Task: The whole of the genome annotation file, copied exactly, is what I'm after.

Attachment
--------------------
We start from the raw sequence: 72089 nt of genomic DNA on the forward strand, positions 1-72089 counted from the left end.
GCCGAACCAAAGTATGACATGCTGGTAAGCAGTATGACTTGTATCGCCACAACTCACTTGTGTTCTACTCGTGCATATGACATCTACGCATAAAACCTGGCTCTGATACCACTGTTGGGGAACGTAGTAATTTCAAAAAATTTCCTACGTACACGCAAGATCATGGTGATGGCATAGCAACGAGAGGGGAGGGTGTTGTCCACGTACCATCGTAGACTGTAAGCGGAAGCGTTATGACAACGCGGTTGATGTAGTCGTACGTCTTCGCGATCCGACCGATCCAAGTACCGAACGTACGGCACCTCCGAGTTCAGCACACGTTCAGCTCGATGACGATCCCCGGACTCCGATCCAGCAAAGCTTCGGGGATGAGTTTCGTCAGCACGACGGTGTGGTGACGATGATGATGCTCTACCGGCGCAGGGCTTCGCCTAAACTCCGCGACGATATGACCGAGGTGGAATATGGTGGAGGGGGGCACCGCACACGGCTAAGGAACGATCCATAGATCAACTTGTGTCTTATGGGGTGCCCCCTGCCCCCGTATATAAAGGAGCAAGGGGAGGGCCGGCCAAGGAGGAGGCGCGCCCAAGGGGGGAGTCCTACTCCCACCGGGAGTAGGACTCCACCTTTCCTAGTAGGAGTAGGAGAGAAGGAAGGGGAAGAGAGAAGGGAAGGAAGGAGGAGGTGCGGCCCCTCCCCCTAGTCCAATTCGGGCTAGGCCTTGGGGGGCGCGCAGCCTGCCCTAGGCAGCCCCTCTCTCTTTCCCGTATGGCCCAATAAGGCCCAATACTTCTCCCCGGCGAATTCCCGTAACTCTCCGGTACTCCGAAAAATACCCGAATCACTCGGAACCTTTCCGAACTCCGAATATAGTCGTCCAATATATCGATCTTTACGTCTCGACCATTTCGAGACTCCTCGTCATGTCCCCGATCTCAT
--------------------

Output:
We start from the raw sequence: 72089 nt of genomic DNA on the forward strand, positions 1-72089 counted from the left end.
GCCGAACCAAAGTATGACATGCTGGTAAGCAGTATGACTTGTATCGCCACAACTCACTTGTGTTCTACTCGTGCATATGACATCTACGCATAAAACCTGGCTCTGATACCACTGTTGGGGAACGTAGTAATTTCAAAAAATTTCCTACGTACACGCAAGATCATGGTGATGGCATAGCAACGAGAGGGGAGGGTGTTGTCCACGTACCATCGTAGACTGTAAGCGGAAGCGTTATGACAACGCGGTTGATGTAGTCGTACGTCTTCGCGATCCGACCGATCCAAGTACCGAACGTACGGCACCTCCGAGTTCAGCACACGTTCAGCTCGATGACGATCCCCGGACTCCGATCCAGCAAAGCTTCGGGGATGAGTTTCGTCAGCACGACGGTGTGGTGACGATGATGATGCTCTACCGGCGCAGGGCTTCGCCTAAACTCCGCGACGATATGACCGAGGTGGAATATGGTGGAGGGGGGCACCGCACACGGCTAAGGAACGATCCATAGATCAACTTGTGTCTTATGGGGTGCCCCCTGCCCCCGTATATAAAGGAGCAAGGGGAGGGCCGGCCAAGGAGGAGGCGCGCCCAAGGGGGGAGTCCTACTCCCACCGGGAGTAGGACTCCACCTTTCCTAGTAGGAGTAGGAGAGAAGGAAGGGGAAGAGAGAAGGGAAGGAAGGAGGAGGTGCGGCCCCTCCCCCTAGTCCAATTCGGGCTAGGCCTTGGGGGGCGCGCAGCCTGCCCTAGGCAGCCCCTCTCTCTTTCCCGTATGGCCCAATAAGGCCCAATACTTCTCCCCGGCGAATTCCCGTAACTCTCCGGTACTCCGAAAAATACCCGAATCACTCGGAACCTTTCCGAACTCCGAATATAGTCGTCCAATATATCGATCTTTACGTCTCGACCATTTCGAGACTCCTCGTCATGTCCCCGATCTCAT